« Just as [peahens] are drawn to mates with the largest, most spectacular tail feathers because the display signals superior biological fitness, consumers are attracted to brands that invest in lavish displays like Superbowl commercials because such extravagance signals a high-quality, successful brand. »

Management Implications

« These findings have a number of implications for advertising decisions. First, we should understand that people respond to communications, including advertising, in much the same way as other animals. Humans may have developed greater rationality, but that overlays a shared biological substrate that has a largely nonaware influence on our interpretation of the communications we receive.

Second, handicapping is a competitive tool. The need for “wasteful” display is driven by competitive differentiation, and especially the lack of functional differentiation. A brand that is similar to its closest competitor (for example, Coke and Pepsi) is more likely to gain from ensuring that its advertisements are conspicuously wasteful relative to the competitor’s, while a brand that occupies a distinct niche in the marketplace has less need for ostentation to communicate its desirability as a purchase choice. »

« Apart from its direct impact on purchase behavior, the main role of advertising is to incrementally build brand equity in the expectation of influencing future purchase decisions. What advertisements communicate is less important per se than the changed brand memories they leave behind. If they enhance brand equity, an important goal of advertising is met over time even if an immediate impact on likelihood of purchase is less apparent. »

« Handicapping theory is consistent with the limited role of advertising, which cannot compensate for poor product quality and experience. Advertisements highlight he strengths of a brand and can use conspicuous waste to support perceived brand quality and reliability, but not to substitute for them. Indeed, the online age is underlining the need to maximize brand experience first and communications second. »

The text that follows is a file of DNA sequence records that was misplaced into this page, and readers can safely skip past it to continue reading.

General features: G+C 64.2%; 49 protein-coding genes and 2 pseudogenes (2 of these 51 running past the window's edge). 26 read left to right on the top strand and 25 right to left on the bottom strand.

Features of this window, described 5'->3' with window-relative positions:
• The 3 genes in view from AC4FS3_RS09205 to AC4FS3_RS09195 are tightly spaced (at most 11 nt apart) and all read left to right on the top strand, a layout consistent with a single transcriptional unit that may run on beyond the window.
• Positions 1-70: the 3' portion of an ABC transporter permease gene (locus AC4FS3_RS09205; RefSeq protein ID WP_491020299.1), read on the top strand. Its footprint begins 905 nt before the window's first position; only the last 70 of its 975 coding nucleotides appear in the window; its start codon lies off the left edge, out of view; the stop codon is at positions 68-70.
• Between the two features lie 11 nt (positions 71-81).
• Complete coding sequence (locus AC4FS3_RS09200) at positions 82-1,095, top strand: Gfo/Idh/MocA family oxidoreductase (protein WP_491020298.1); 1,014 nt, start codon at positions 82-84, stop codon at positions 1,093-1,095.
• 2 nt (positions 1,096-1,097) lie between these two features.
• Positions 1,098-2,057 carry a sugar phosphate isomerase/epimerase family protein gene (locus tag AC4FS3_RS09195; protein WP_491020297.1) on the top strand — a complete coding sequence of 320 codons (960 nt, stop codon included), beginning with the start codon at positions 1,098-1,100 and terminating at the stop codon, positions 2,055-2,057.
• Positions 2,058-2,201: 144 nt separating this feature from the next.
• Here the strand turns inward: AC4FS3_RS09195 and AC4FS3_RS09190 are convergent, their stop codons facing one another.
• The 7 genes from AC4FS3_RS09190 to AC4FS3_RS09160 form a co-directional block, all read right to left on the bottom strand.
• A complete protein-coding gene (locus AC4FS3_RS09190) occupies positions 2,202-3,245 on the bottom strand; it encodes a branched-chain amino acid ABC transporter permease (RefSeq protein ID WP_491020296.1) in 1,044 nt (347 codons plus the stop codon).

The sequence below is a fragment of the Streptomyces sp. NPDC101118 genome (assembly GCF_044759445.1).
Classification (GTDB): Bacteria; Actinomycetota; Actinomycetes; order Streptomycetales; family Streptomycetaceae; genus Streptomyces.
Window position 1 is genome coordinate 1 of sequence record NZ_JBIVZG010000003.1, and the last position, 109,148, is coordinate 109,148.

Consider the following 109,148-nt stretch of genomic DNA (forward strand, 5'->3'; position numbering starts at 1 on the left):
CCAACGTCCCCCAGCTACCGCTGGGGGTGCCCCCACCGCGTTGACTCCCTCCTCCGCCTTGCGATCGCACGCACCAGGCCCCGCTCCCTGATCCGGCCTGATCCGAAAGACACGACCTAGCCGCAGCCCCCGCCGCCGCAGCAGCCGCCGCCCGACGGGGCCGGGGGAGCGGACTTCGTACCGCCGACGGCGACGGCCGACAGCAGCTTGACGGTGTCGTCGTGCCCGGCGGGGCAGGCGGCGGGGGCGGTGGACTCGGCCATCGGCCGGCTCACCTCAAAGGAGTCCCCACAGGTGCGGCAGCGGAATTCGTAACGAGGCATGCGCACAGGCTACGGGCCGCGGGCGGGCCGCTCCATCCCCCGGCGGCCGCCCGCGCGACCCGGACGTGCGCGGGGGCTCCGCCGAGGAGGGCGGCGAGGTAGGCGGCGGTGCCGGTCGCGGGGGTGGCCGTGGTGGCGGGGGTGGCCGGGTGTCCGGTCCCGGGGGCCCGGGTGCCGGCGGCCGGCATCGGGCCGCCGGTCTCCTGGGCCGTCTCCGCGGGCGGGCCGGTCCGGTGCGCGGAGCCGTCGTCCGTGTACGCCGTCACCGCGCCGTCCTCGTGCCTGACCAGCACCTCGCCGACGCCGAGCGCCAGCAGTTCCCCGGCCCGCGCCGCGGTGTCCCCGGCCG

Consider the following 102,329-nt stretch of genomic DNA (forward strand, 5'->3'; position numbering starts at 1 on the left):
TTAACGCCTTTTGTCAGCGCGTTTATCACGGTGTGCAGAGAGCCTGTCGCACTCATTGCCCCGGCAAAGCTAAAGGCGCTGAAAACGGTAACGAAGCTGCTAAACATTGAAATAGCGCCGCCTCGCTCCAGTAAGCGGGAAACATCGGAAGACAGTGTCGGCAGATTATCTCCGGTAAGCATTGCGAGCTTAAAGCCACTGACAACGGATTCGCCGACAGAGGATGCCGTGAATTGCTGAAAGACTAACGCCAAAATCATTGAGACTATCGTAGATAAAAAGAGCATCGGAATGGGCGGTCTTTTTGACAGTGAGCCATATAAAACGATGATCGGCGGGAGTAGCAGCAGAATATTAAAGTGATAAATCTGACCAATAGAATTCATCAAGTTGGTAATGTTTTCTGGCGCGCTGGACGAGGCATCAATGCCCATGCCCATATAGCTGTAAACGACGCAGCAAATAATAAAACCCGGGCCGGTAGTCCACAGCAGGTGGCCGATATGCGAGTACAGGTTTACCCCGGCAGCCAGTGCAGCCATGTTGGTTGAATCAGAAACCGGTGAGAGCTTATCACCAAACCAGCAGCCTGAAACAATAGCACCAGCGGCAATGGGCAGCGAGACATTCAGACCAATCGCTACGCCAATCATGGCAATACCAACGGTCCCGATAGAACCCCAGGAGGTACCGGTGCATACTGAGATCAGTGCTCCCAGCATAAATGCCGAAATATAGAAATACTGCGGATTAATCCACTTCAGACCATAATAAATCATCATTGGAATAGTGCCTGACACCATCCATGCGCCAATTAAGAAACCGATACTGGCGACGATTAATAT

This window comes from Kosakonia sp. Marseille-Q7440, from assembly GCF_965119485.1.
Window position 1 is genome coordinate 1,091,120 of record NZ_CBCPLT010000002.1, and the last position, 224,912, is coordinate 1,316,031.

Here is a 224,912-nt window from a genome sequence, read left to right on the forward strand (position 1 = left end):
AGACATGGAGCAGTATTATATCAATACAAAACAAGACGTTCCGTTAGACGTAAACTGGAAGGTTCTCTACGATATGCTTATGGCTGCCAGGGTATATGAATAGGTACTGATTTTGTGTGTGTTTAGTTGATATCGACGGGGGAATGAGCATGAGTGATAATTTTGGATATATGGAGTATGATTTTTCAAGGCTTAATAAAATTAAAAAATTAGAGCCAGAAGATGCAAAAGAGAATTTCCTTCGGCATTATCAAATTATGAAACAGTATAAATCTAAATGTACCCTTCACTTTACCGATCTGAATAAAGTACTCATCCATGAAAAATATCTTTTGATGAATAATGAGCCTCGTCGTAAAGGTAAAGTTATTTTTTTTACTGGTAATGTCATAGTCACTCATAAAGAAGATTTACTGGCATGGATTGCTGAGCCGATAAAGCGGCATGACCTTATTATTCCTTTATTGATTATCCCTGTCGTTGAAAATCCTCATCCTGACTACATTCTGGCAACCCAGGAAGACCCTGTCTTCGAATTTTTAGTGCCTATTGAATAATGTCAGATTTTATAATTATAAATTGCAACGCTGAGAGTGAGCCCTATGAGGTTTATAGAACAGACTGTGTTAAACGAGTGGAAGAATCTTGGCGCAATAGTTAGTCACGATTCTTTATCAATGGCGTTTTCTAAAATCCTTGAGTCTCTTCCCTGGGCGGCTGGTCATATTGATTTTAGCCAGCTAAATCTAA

« Finally, even applied appropriately, handicapping is not a license to spend money. The overall cost/benefit economics are unchanged. The impact of a particular campaign still has to be quantified and balanced against the advertising spend for each particular brand. The handicap principle simply separates advertising effectiveness into two components: the effectiveness of the communication (functional), and the enhanced brand quality and credibility that is communicated by conspicuous waste. Many advertisers would be well advised to rebalance these two components in their advertising strategy because there is little point in communicating if the messages are not believed. In other words, they should more seriously consider the impact of conspicuous waste in driving their message home. »


« This research documents perceived waste as a significant driver of the perceived quality and reliability of the brand, with substantial—but largely indirect—consequences for advertising persuasion. »

« These findings, which are necessarily tentative, can be used by managers to help determine optimal production values and target critical copy testing metrics for tracking advertising effectiveness. Handicapping should be especially useful to brands in product categories that can be regarded as credence goods and brands seeking to differentiate themselves from a close competitor. The nearer the product is to credence on the inspection-experience-credence continuum and the more similar the competitor, the more important conspicuous waste, and its measurement, should be. »

Tim Ambler is the author of Marketing and the Bottom Line.